British Universities being transformed by hard-working foreign students
Harold F. Schiffman
haroldfs at ccat.sas.upenn.edu
Sun Aug 28 14:43:19 UTC 2005
We're only here for the BA
By Julie Henry, Education Correspondent
The second-year law student awoke at the crack of midday, put on his
father's 1970s tuxedo and set off to consume large quantities of cheap
cocktails, determined to outdrink his 18-stone, rugby-playing housemate.
At 3am, he was "rudely awakened" by the cleaning staff, mopping up the
pool of vomit that had been his bed for the night. Such debauchery,
described by an undergraduate in the Student Survival Guide published in
2001, once typified university life. But the stereotype of the
beer-guzzling, duvet-loving idler is under threat from an influx of
hard-working, abstemious foreigners which is transforming the face of the
student body in Britain.
Ying Wang, from the Fujian Province, in the south of China, is one such
new arrival. Ying gained 10lb in her first year on campus because of
stodgy canteen food - but that is where her similarity with the
traditional image of the bacchanalian undergraduate ends. She has never
been drunk and has never missed the dreaded 9am tutorial. "Before I came
to the UK, I met a British boy who was on his gap year in China," said
Ying, 20, who is studying media and advertising at the University of East
London. "He said if he had nothing to do, he liked to get up late, and if
he had lots of things to do, he got up even later - it made me laugh.
People are more relaxed here and do go to the campus bar. I go out maybe
once a week and have a pint of Guinness, but it is very bitter and I don't
really like the taste. I have never had a hangover."
It may not be the pub culture that is attracting them, but British Council
figures show that there has been an enormous growth in overseas students
coming to the UK in the past 10 years. There are more than 325,000 foreign
students in British universities, mostly from China, Greece, America,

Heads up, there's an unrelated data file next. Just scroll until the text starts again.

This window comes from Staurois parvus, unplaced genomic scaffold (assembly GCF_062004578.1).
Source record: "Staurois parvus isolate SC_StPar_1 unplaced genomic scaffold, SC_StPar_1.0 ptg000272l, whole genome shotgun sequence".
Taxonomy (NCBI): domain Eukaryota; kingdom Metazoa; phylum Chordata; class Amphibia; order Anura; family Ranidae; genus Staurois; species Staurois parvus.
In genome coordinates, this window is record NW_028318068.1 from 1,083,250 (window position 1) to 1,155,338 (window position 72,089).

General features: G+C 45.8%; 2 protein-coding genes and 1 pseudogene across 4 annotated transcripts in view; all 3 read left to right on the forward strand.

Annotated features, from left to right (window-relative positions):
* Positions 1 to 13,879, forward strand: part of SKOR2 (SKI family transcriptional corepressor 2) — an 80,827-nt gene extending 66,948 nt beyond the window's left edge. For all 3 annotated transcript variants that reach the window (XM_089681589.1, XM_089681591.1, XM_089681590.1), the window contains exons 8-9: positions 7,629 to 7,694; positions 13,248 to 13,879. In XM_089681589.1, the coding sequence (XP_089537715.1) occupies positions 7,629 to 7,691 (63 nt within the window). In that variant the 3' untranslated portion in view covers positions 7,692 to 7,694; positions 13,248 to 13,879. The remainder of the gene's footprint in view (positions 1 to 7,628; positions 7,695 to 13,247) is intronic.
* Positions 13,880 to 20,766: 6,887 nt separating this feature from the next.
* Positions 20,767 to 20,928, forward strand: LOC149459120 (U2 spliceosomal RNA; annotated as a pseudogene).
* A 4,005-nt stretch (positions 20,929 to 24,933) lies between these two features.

France, Germany and India. Growing markets include eastern Europe and
Nigeria. By 2020, the figure is predicted to top 800,000. This makes the
UK a global leader, second only to the United States, in the provision of
education to students from other countries. Earlier this year, Gordon
Brown, the Chancellor, said that selling English education was the
fastest-growing national export, contributing a whopping 10.3 billion a
year to the economy.
In the notoriously underfunded sector of tertiary education, universities
are falling over themselves to welcome these students - and the money they
bring. Ying, and others like her, who pay fees of 7,000 a year are an
attractive proposition, while foreign students studying medicine and
sciences can pay up to 15,000 a year. British and EU students pay 1,150.
Across the board they provide more than 500 million in revenue to their
universities. Such is their contribution that a slight drop in the number
applying this year, possibly caused by a controversial rise in visa costs,
has been described by vice-chancellors as "extremely worrying".
To ensure a constant supply, elite institutions and former polytechnics
are ardently courting overseas students, establishing offices in far-flung
places such as Beirut, the Lebanon and Ningbo, in China. Local newspapers
in Borneo are full of advertisements extolling the virtues of studying in
the UK. Essex and Nottingham Trent Universities now employ companies to
find overseas students and prepare them for study in the West. According
to Ying, one of 4,500 international students from 110 countries studying
at the University of East London, the enduring reputation of British
education is one of the main reasons for choosing the UK. "England is
famous for its degree and research programmes," she said. "As a country,
too, I think it is more attractive than the States, which I think would be
Layal Ftouni, 23, from the Lebanon, agrees: "I came to the UK because the
education system is well-known worldwide to be one of the best. In the 11
months I have been here, I have learnt so much and made friends from all
over the world." As the campaigns pay dividends, the mix of nationalities,
cultures, ethnicities and religions on UK campuses is increasingly having
an impact on student life. Changing trends are demonstrated by the
dwindling numbers drawn by the sticky carpets and glass-ringed tabletops
of the traditional Student Union bar.
For the first time this year, Leicester University reported that it had
sold more coffee than lager, while the student guild at Aston University,
in Birmingham, plans to transform one of its three bars into a juice and
noodle outlet because of the decline in alcohol revenue. Cheap tequila
nights are no longer enough to put bottoms on bar stools. Student union
entertainment officers have never been busier as the focus shifts to
"event" nights at which music, comedy or "world" food, rather than